I was all about working and doing all the things and junk.

Which gave way to false weather report induced mania:

This may be why Weather Channel music is a combination of House and Ambient techno filled in with some smooth Sax.

So I am running on all cylinders, I don't need no V8 Ketchup juice! But right out the gate I hit the wall. I have no idea what a syllabus has to look like, because I don't have anything to compare.

I haven't taken an undergrad class in about 10 years, meanwhile things like youtube, cell phone cameras, skrillex, substance D, HD TV, and the death of Michael Jackson have all occurred. No worries, just see what is on the web.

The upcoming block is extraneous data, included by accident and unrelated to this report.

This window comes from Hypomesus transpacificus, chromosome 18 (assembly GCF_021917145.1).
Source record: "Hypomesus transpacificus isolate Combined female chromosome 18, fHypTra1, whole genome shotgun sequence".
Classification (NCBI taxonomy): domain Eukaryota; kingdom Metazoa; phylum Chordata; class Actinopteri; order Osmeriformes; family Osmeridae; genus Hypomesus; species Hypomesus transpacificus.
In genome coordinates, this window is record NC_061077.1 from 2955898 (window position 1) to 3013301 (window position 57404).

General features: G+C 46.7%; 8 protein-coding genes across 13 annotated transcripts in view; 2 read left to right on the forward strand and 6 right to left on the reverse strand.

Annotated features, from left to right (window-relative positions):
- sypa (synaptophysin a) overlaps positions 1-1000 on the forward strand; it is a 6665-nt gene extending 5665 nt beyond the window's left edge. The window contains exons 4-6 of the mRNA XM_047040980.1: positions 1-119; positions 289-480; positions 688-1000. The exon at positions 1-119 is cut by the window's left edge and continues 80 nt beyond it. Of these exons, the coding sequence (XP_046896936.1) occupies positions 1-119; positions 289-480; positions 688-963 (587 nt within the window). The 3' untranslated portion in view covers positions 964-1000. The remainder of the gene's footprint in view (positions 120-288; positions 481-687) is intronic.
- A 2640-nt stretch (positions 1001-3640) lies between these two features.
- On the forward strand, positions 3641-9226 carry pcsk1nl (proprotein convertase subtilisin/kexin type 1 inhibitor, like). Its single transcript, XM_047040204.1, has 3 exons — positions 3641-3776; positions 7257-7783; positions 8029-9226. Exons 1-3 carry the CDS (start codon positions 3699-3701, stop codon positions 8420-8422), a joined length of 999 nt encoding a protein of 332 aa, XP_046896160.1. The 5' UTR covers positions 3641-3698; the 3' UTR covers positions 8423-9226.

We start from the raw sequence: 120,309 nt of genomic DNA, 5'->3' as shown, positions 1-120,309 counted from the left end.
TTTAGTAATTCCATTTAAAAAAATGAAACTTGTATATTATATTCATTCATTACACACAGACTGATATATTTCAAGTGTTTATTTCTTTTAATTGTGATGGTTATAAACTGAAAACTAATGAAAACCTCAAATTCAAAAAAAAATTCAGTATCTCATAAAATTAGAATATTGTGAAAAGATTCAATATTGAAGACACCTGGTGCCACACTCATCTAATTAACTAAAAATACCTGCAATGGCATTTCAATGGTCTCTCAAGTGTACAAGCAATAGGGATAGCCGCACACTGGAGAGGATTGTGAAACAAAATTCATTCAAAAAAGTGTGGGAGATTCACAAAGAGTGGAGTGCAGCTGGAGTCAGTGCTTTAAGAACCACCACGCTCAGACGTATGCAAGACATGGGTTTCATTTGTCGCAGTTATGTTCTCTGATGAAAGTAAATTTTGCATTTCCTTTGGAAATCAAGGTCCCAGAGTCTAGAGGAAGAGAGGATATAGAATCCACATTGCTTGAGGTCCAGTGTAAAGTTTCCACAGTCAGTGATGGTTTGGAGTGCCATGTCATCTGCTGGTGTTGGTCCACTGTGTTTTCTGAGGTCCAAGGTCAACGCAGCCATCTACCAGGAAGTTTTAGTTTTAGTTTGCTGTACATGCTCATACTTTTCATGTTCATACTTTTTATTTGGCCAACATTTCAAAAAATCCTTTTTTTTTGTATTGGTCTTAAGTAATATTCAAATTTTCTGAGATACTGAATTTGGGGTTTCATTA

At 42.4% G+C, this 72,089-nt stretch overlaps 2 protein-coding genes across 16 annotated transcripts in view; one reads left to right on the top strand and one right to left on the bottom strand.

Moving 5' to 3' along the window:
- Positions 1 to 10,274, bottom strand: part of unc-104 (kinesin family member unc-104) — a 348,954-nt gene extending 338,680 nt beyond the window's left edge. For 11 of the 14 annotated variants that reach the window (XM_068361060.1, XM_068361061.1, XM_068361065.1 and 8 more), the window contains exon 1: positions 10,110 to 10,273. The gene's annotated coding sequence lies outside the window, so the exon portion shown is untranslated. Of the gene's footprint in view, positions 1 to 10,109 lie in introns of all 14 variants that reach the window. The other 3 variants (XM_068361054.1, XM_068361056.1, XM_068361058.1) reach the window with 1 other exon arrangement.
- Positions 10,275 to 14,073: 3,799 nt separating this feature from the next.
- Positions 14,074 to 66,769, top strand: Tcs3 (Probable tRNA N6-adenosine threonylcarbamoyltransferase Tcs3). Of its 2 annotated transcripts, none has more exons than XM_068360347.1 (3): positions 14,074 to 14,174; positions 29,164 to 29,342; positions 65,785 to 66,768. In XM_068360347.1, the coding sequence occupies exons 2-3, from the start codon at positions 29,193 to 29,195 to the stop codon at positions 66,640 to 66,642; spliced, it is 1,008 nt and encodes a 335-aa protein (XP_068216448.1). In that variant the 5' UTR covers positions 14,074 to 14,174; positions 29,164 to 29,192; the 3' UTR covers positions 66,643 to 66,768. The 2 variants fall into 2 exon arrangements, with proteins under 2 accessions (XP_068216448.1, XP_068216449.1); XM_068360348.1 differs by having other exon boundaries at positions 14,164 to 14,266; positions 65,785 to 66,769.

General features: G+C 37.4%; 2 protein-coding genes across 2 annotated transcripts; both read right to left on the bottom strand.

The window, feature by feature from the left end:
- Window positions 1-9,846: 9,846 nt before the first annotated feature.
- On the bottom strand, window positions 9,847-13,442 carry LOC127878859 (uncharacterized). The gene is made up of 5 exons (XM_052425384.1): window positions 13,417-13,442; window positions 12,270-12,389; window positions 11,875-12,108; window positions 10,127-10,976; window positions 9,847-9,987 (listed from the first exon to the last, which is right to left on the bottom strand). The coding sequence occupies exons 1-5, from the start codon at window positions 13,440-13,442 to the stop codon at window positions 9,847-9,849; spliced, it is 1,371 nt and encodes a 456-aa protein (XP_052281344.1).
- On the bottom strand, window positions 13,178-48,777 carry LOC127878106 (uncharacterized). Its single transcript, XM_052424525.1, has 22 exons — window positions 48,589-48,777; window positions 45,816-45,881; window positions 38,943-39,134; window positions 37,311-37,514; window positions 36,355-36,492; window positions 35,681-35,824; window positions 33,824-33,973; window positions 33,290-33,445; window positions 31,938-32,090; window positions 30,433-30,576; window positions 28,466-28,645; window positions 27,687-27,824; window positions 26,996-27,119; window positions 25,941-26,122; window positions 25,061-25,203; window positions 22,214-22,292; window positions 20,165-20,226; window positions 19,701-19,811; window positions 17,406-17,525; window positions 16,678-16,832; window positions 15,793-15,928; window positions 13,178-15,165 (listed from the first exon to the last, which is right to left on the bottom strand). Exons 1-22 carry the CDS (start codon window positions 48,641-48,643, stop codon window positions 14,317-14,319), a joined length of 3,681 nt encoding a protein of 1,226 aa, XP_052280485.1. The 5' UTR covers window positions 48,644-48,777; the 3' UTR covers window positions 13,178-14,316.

That is when tragedy struck.

The only repository I could find was at Clemson. Take a look, it is pretty nice, but think about what this means. Other lazy professors who wake up before 9AM may also be squeezed for time to make a syllabus and just use one of the Clemson pieces. This could lead to Clemsoning of higher educational practice, where Clemson courses become the standard. This is unacceptable! As a Hokie, I demand that Virginia Tech should be remodeling the entire university educational system.

While drifting closer to the 11AM after having conceived and processed this portion of the update, I wonder how the role of the syllabus, as a tool, is changing. A centralizing document isn't really necessary in a decentralized, democratic, system, right?

Saturday, March 30, 2013

Planning the Class Event